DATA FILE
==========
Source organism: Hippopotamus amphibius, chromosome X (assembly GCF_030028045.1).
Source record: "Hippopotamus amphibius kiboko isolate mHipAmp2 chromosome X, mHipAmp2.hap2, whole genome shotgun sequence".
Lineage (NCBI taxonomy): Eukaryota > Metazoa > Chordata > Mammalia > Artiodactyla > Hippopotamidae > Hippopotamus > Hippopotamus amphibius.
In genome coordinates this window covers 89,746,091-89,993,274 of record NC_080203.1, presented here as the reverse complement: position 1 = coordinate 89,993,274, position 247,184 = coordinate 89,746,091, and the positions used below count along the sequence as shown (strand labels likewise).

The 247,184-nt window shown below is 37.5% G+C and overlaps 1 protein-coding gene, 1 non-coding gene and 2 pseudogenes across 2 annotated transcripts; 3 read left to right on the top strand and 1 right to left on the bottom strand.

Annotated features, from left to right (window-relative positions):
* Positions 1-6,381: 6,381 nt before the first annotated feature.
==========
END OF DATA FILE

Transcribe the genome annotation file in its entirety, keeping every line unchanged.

Source organism: Hippopotamus amphibius, chromosome X (assembly GCF_030028045.1).
Source record: "Hippopotamus amphibius kiboko isolate mHipAmp2 chromosome X, mHipAmp2.hap2, whole genome shotgun sequence".
Lineage (NCBI taxonomy): Eukaryota > Metazoa > Chordata > Mammalia > Artiodactyla > Hippopotamidae > Hippopotamus > Hippopotamus amphibius.
In genome coordinates this window covers 89,746,091-89,993,274 of record NC_080203.1, presented here as the reverse complement: position 1 = coordinate 89,993,274, position 247,184 = coordinate 89,746,091, and the positions used below count along the sequence as shown (strand labels likewise).

The 247,184-nt window shown below is 37.5% G+C and overlaps 1 protein-coding gene, 1 non-coding gene and 2 pseudogenes across 2 annotated transcripts; 3 read left to right on the top strand and 1 right to left on the bottom strand.

Annotated features, from left to right (window-relative positions):
* Positions 1-6,381: 6,381 nt before the first annotated feature.